Dear Sir, — I have noticed recently that quite a number of Macclesfield men have been killed in action in Salonica. Many persons have got quite a wrong impression of this Front, and what the men out here are doing. So, if you will spare me a little space in your well-known paper, I will endeavour to give, to the relatives and friends of those men who have made the supreme sacrifice, and to those people who have got the idea that we, out here, are having a holiday, a slight description of this country, what we have done out here, and what we are still doing.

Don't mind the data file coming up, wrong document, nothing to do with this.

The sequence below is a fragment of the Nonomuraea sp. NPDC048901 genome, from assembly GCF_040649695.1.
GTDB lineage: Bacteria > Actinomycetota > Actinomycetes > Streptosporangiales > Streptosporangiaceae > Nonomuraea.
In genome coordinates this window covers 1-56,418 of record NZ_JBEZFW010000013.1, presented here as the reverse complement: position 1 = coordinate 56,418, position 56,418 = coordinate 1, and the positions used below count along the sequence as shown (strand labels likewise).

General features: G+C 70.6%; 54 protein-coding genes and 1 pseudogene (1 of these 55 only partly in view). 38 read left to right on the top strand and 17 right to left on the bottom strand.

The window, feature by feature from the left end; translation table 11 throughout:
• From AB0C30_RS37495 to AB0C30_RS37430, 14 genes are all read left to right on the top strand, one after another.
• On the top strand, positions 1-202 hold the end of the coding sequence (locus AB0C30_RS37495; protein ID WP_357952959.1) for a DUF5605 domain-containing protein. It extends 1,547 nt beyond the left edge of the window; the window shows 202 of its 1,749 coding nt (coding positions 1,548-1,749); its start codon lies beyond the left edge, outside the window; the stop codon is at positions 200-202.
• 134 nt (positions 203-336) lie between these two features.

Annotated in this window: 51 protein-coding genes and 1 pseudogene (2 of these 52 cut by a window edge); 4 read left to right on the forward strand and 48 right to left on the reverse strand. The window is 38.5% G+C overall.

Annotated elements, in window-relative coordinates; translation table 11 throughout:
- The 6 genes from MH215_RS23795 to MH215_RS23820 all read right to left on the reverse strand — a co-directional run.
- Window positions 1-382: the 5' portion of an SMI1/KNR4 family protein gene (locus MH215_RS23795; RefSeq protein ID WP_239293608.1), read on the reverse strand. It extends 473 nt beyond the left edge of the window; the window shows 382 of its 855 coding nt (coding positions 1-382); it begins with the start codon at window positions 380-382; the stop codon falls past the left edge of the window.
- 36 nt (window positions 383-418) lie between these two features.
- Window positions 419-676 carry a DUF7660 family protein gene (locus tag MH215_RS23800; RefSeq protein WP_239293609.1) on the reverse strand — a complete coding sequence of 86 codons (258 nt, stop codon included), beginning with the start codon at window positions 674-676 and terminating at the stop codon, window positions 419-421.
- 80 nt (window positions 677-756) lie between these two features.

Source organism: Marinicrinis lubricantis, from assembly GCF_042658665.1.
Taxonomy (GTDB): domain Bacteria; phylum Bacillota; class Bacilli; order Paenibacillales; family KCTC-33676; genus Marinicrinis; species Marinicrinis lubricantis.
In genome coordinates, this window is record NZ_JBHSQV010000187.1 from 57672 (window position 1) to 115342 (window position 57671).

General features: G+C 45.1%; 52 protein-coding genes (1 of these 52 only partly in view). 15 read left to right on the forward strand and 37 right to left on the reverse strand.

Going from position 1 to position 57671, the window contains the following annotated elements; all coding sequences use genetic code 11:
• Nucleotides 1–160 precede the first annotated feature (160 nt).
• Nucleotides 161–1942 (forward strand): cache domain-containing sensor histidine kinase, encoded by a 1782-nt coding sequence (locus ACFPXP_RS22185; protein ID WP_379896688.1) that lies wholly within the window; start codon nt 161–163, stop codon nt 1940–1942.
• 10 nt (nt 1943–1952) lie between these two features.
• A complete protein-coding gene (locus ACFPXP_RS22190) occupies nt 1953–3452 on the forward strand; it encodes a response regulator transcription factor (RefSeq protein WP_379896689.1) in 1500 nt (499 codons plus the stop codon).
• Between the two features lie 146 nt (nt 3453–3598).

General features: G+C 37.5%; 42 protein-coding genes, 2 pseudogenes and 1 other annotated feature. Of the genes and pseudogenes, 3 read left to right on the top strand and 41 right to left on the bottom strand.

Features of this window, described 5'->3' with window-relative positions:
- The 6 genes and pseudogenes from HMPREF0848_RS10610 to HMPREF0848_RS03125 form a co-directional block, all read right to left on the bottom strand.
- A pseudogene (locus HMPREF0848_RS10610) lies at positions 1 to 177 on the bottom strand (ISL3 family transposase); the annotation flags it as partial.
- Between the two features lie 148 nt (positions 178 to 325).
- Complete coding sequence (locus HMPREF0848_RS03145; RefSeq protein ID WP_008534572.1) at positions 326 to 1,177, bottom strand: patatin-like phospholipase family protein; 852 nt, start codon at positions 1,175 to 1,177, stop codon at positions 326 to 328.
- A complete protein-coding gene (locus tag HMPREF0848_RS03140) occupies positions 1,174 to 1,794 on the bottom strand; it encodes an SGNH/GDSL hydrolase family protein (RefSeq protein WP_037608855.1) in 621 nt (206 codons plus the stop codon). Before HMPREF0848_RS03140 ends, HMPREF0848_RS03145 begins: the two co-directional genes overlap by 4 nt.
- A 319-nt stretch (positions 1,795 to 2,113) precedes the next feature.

This country practically consists of mountains, hills, and deep ravines. Of course, there is some fairly level ground, which is, generally speaking, water-logged; forming fever-breeding marshes and ideal placed for breeding mosquitoes and many other disease-carrying insects. In the winter months mountain torrents rush down the ravines, and at times do a considerable amount of damage. But in the summer months, practically all of these are dried up, leaving pools of stagnant water here and there. I think that since the time of our Lord, the inhabitants of this country have gone back instead of progressing with the times. For when we first came here there was no drainage whatever, only what was done by Nature itself; and no one seemed to have the slightest idea of sanitation, or, anyhow, it was never shown. We also saw several cases of cattle that had died out in the open; the owners would skin them, if they were worth it, and leave the carcass for dogs, jackals, vultures, and thousands of creeping things to devour; and the bones that were left would bleach in the sun. From this, one can easily understand that there is not much really good water here, to which we can put down a great deal of the sickness in this country, including dysentery, which has taken more than a few good men to their last resting-place. So one can clearly understand that the men out here, exposed to severe winters, and in the summer bearing the heat of the sun, which is almost tropical, and good water being scarce, and the ground itself being foul by reason of centuries of neglect in way of irrigation and sanitation, are indeed open to diseases and illnesses of many different kinds.